SDSU researcher makes national ranking of impactful scholars

College of Education professor Frank Harris III, an expert on education equity matters, is named on 2024 Edu-Scholar Public Influence list.

Tuesday, January 9, 2024
A portrait photograph of Frank Harris III
Frank Harris III was named among the nation’s most influential education scholars in the 2024 Edu-Scholar Public Influence Rankings,

To San Diego State University education researcher Frank Harris III, breaking out of the academic silo is essential to driving change. For his efforts in leading transformation, being named among the nation’s most influential education scholars underscores his ever-expanding reach.

Harris is No. 105 in the 2024 Edu-Scholar Public Influence Rankings — a list of 200 university-based scholars who shape educational practice and policy released on Jan. 4 by American Enterprise Institute director of education policy studies and Education Week blogger Rick Hess

The Department of Administration, Rehabilitation and Postsecondary Education professor, who climbed from his No. 163 spot in the 2023 rankings, was among only two California State University faculty members recognized.

“I do not want to do research for the sake of doing research,” Harris said. “I want to do research that solves real problems and that impacts society. So I want to make sure that my work is getting in the hands of decision makers — the people that are making laws and making policies that impact education and access to resources that are critical for success in education.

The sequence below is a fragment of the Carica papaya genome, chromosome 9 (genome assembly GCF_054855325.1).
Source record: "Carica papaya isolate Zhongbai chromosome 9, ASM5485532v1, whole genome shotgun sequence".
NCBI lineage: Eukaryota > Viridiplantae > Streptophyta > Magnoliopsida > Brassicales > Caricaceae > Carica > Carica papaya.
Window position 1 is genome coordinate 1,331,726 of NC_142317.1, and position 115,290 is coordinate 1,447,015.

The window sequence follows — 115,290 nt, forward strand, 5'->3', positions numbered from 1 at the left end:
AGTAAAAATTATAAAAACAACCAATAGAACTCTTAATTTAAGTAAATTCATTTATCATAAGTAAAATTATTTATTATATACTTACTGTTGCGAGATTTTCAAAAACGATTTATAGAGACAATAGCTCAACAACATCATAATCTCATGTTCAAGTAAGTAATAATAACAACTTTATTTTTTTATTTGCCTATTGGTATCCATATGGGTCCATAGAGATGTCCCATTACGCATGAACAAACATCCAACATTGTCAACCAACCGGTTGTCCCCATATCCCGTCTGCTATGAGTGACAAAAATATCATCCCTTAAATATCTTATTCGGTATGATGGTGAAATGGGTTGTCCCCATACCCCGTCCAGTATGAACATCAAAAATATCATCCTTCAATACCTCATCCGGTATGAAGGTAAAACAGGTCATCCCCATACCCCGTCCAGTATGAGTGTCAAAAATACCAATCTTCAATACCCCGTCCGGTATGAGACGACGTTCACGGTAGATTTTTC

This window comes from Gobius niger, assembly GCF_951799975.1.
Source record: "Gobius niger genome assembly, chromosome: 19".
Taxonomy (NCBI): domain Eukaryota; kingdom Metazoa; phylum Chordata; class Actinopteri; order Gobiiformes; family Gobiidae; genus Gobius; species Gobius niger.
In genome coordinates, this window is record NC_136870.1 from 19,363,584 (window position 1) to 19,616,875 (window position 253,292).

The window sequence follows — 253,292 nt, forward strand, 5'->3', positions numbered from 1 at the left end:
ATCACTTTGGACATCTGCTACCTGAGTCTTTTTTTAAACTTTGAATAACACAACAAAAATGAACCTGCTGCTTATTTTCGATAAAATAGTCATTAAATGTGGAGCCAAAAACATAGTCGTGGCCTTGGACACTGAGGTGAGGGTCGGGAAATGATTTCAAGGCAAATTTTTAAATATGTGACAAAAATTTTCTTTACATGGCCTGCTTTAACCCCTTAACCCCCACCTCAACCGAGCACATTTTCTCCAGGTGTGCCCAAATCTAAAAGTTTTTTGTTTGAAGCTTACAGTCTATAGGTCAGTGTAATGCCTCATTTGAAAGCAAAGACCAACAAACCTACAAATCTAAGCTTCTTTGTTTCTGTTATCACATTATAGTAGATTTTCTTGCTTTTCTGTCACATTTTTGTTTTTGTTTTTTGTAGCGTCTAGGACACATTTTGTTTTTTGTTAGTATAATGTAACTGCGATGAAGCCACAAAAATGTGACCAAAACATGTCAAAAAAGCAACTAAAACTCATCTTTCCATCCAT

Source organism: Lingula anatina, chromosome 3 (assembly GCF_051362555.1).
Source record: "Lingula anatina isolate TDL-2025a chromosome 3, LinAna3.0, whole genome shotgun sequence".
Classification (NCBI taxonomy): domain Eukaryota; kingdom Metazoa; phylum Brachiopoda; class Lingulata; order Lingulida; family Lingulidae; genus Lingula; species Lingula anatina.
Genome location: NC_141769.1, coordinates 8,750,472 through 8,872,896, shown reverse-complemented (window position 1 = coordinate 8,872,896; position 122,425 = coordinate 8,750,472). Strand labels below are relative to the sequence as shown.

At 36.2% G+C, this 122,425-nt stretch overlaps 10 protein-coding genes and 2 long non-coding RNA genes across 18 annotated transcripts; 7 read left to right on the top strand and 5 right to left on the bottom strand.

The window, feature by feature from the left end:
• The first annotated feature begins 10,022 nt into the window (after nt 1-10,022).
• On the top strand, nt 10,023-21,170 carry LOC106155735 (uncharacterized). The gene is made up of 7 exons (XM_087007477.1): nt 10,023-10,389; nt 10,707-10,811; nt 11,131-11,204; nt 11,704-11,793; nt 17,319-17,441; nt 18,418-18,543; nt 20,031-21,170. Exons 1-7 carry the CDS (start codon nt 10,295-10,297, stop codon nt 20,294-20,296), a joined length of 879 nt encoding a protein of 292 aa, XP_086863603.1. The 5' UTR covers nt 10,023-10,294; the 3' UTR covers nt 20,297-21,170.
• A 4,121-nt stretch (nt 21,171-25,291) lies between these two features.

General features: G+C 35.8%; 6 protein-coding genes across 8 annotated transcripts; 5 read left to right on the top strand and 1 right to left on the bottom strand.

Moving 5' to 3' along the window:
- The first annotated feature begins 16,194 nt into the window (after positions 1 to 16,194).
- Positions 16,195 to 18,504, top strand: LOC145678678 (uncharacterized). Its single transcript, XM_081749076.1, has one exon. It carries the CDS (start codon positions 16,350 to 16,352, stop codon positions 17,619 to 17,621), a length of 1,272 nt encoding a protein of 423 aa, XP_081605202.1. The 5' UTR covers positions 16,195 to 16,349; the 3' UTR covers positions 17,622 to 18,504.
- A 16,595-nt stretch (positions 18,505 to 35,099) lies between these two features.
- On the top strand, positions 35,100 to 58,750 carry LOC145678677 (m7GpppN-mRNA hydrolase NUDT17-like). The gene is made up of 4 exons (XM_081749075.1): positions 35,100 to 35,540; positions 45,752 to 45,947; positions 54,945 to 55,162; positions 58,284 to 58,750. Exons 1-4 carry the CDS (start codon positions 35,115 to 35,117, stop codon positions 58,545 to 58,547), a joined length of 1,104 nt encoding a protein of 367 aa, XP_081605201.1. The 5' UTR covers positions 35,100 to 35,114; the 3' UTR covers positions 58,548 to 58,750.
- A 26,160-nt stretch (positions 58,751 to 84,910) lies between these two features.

“That's who I do my work for.”

The co-director of SDSU’s Community College Equity Assessment Lab (CCEAL), Harris studies equity in higher education for racially and otherwise minoritized populations. Recently, he has taken part in projects examining the effectiveness of culturally relevant curriculum and instructional practices. He also explores issues relating equity of access to digital course modalities, which have expanded since the COVID-19 pandemic.

“There's no shortage of important questions to answer and problems to solve as it relates to equity,” Harris said. “I've just tried to contribute to advancing understanding about how inequity hurts not only students, but our communities and our country at large — both economically and socially. 

“But, more importantly, I’ve tried to offer real world strategies and solutions to help solve the problem.” 

Harris said his research trajectory would not have been possible without his longtime collaborator J. Luke Wood, who left SDSU in 2023 to become president of California State University, Sacramento.

He also credited the rising reputation of SDSU and the College of Education, which U.S. News & World Report ranked No. 49 in the nation among education schools.

“I don't think it's any secret that my profile has ascended along the same lines and around the same time as both the college and the university,” Harris said. “I think being here has made a difference in what I've been able to do and the career that I've been able to have. And for that I'm grateful.”

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